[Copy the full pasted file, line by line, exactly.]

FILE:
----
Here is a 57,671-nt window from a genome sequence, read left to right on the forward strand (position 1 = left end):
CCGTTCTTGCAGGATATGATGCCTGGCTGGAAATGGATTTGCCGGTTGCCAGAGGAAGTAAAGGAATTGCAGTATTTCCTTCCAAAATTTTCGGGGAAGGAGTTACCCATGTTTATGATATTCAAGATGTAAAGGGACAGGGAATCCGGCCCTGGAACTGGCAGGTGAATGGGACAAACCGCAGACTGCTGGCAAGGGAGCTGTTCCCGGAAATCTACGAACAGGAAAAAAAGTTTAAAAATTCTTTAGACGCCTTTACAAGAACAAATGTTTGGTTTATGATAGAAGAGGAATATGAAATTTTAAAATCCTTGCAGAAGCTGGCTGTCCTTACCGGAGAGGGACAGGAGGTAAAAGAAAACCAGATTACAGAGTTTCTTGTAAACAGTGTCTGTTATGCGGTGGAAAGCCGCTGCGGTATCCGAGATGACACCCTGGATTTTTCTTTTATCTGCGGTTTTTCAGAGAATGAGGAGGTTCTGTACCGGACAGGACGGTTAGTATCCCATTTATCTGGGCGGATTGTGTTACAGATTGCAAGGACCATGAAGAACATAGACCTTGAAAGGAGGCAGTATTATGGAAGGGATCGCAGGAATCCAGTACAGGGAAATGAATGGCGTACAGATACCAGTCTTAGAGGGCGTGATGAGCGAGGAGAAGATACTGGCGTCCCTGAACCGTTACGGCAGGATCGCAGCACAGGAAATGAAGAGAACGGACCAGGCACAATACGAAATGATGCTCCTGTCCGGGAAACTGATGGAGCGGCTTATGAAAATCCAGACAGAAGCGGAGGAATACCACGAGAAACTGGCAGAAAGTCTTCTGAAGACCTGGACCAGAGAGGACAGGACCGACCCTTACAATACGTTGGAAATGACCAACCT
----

Here is a 57,671-nt window from a genome sequence, read left to right on the forward strand (position 1 = left end):
CCGTTCTTGCAGGATATGATGCCTGGCTGGAAATGGATTTGCCGGTTGCCAGAGGAAGTAAAGGAATTGCAGTATTTCCTTCCAAAATTTTCGGGGAAGGAGTTACCCATGTTTATGATATTCAAGATGTAAAGGGACAGGGAATCCGGCCCTGGAACTGGCAGGTGAATGGGACAAACCGCAGACTGCTGGCAAGGGAGCTGTTCCCGGAAATCTACGAACAGGAAAAAAAGTTTAAAAATTCTTTAGACGCCTTTACAAGAACAAATGTTTGGTTTATGATAGAAGAGGAATATGAAATTTTAAAATCCTTGCAGAAGCTGGCTGTCCTTACCGGAGAGGGACAGGAGGTAAAAGAAAACCAGATTACAGAGTTTCTTGTAAACAGTGTCTGTTATGCGGTGGAAAGCCGCTGCGGTATCCGAGATGACACCCTGGATTTTTCTTTTATCTGCGGTTTTTCAGAGAATGAGGAGGTTCTGTACCGGACAGGACGGTTAGTATCCCATTTATCTGGGCGGATTGTGTTACAGATTGCAAGGACCATGAAGAACATAGACCTTGAAAGGAGGCAGTATTATGGAAGGGATCGCAGGAATCCAGTACAGGGAAATGAATGGCGTACAGATACCAGTCTTAGAGGGCGTGATGAGCGAGGAGAAGATACTGGCGTCCCTGAACCGTTACGGCAGGATCGCAGCACAGGAAATGAAGAGAACGGACCAGGCACAATACGAAATGATGCTCCTGTCCGGGAAACTGATGGAGCGGCTTATGAAAATCCAGACAGAAGCGGAGGAATACCACGAGAAACTGGCAGAAAGTCTTCTGAAGACCTGGACCAGAGAGGACAGGACCGACCCTTACAATACGTTGGAAATGACCAACCT